Antarctica Information

Our next class project will involve a mini research essay on the frozen continent of Antarctica. We will take information from several sources to understand why people travel to such a harsh place.

 Read this brief introductory article to start off:
KidInfoBits: Antarctica

Here's a great website for exploring Antarctica more in detail:
Polar Discovery from the Woods Hole Institute

And here's another great website for exploring information about Antarctica from the National Science Foundation:
NSF in the Antarctica

And of course, there needs to be a video from Tim and Moby of BrainPop!
BrainPop: South Pole

Check out this website of the Secretariat of the Antarctic Treaty, the organization that helps make sure Antarctica is kept safe and peaceful for scientific research:
ATS - Secretariat of the Antarctic Treaty

Time For Kids has a great site about Antarctica that includes articles, pictures, news stories, and videos to explore:
Time For Kids: Antarctica

Here's a few interesting videos about Antarctica and the Southern Ocean from National Geographic:

This video from National Geographic may not play on an iPad--Try your desktop computer.

Here is a brief summary of the Antarctic Treaty signed in 1959

Here's a video called "Destination Antarctica

This is a great show called Race to the South Pole, about Roald Amundsen and Robert Scott both trying to be the first explorers to reach the South Pole in 1912.

Here's a travel video focusing on the sights of Antarctica

And here's a video tour of the South Pole research station!

And just for fun, here's a preview of the PBS show about penguins and the robot camera in a penguin/furbie suit
Here's a cool article from the BBC about a scientist that is using a hot water drill to look for life in a lake that is more than 3km UNDER the ice.

Antarctic lake mission targets life and climate signs
 By Richard Black Environment correspondent, BBC News

Weather at the site can be stormy, requiring protection for people and gear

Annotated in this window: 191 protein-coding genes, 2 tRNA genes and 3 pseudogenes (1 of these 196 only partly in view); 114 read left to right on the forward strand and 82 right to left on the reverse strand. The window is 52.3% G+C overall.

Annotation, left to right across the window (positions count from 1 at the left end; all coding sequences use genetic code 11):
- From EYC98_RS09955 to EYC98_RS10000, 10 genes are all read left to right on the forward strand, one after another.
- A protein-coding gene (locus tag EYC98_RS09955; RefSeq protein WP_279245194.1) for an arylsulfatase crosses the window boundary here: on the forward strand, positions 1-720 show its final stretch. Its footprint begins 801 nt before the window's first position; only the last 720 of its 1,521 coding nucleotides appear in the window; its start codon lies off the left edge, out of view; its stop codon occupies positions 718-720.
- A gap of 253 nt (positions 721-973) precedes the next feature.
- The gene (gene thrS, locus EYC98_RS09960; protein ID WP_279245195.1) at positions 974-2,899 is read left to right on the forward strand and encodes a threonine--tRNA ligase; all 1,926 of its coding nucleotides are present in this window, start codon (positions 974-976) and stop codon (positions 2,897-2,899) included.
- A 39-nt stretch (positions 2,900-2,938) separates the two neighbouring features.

Related Stories
    •    Map tracks Antarctica on the move
    •    Ice loss quickens, raising seas
    •    Clue to ancient Antarctic seaway

A pioneering British expedition to sample a lake under the Antarctic ice hopes to find unknown forms of life and clues to future climate impacts.

The mission will use hot water to melt its way through ice 3km (2 miles) thick to reach Lake Ellsworth, which has been isolated from the outside world for at least 125,000 years - maybe a million.

The team hopes to be the first to sample a sub-glacial Antarctic lake.
An engineering team leaves the UK later this week along with 70 tonnes of gear.

The project, funded to the tune of £7m by the UK's Natural Environment Research Council, aims to obtain samples of the lake water itself and of sediment on the lake floor.

 The heavy equipment has to be airlifted in to Antarctica, followed by a long trek over land

"Our project will look for life in Lake Ellsworth, and look for the climate record of the West Antarctic Ice Sheet," said the project's principal investigator Professor Martin Siegert from Edinburgh University.

"If we're successful, we'll make profound discoveries on both the limits to life on Earth and the history of West Antarctica," he told BBC News.

Understanding the West Antarctic Ice Sheet is crucial to forecasting future climate change impacts, as it holds enough ice to raise sea levels globally by at least 3m (10ft) and perhaps 7m (23ft).

Exploring sub-glacial lakes may also help scientists design missions to search for life on other worlds such as Jupiter's moon Europa, which is thought to feature a liquid ocean beneath a thick layer of ice.

Click here to read the rest of the article.

1. A hot water drill will melt through the frozen ice sheet, which is up to 3km (2 miles) thick. After drilling, they will have an estimated 24 hours to collect samples before the borehole re-freezes

2. A probe will be lowered through the borehole to capture water samples

3. A specialised corer will then recover sediment from the floor of the lake through the same borehole

Source: Subglacial Lake Ellsworth Consortium


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